As streaming giant Netflix gears up to face growing competition from other platforms, it has tightened up its original programming. The service has abruptly ended several acclaimed shows, notably Marvel Studios’ Daredevil and Luke Cage.
The latest victim of the Netflix cancellation frenzy is the campy comedy Unbreakable Kimmy Schmidt. While its final episodes’ storylines are inconsistent at best, the show’s snappy performances and subtly insightful one-liners remain impactful.
Though varied in popularity, Kimmy Schmidt has earned a solid following and equally positive critical reception in its five-year run. The series was created by Tina Fey in an attempt to give Ellie Kemper (who plays the titular character) a world that could most compellingly manifest the naive, idealistic characters she portrayed in The Office and Bridesmaids.
The show revolves around the misadventures of Schmidt, a 29-year-old who has escaped a bunker in which she was held captive for 15 years. After moving to New York City, where she moves in with failing actor Titus Andromedon (Tituss Burgess) and landlord Lillian Kaushtupper (Carol Kane), Schmidt seeks to rebuild her life.
Throughout its run, the series has used Kimmy’s wishful attitude to critique the modern world. It often hilariously satirizes politics, corporations and millennial trends. The series was strongest in its first few seasons, but declined in quality and popularity as the storylines skated too far into campiness and lacked the biting social commentary that made its initial offerings resonant.
The second half of the fourth and final season, released Jan. 25, acts as an attempt to correct the series’ missteps and conclude it on a high note.
The writers are mostly successful, nodding to the corruption of Hollywood, the ridiculous nature of modern politics and the social movements that drive popular culture narratives today. In “Kimmy Fights a Fire Monster!” Titus speaks up about a sexual assault scandal in a tasteful yet humorous way. In “Kimmy is Rich,” Kimmy’s friend and former employer Jacqueline White, portrayed by the scene-stealing Jane Krawoski, deals with another talent agent who shares her narcissism and cutthroat attitude. Though wholly underused within these episodes, Krawoski remains the show’s standout.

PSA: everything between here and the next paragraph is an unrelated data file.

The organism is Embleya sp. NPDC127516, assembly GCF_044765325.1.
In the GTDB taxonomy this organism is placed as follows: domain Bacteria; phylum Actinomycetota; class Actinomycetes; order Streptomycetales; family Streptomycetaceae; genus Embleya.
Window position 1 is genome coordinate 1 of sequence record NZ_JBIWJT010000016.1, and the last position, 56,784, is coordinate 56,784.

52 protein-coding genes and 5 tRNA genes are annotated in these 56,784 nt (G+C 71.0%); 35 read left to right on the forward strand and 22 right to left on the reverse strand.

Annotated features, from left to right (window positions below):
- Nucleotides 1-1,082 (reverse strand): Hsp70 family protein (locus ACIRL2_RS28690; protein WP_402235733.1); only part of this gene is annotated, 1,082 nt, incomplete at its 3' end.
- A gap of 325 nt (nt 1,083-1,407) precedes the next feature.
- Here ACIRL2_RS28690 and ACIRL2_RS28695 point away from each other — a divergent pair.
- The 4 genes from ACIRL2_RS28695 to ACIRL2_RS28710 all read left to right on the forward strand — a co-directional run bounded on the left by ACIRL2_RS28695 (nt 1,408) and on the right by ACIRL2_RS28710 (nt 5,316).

The most ambitious of the final episodes is the supersized “Sliding Van Doors,” in which the storyline considers an alternate reality where Kimmy had never been held in captivity. Despite a few funny and insightful moments about life and career ambitions, the episode is largely forgettable in its bloated state. Though it aims to bolster the final season, it falls flat in an attempt to broaden the scope of the show.
In fact, the final few episodes largely fail to give the supporting cast much story to work with at all. In wrapping up the show, it is only Titus and Kimmy who are given conclusive arcs. With Titus reuniting with his will-they-won’t-they boyfriend Mickey and Kimmy finally making an impact with the feminist children’s book she wrote, there is little room left to focus on Jacqueline and Lillian. This is a mistake, because the two are at their comedic best in this season. Kane’s and Krawoski’s talents are undermined in the episode, with neither getting the proper screen time she deserves.
Fey and co-creator Robert Carlock end the series as it began, with the quirky protagonist attempting to make sense of and effect change in the world around her. Though the audience of this series was small, those who stayed for the wit and camp will surely miss this flawed, yet uniquely wacky series.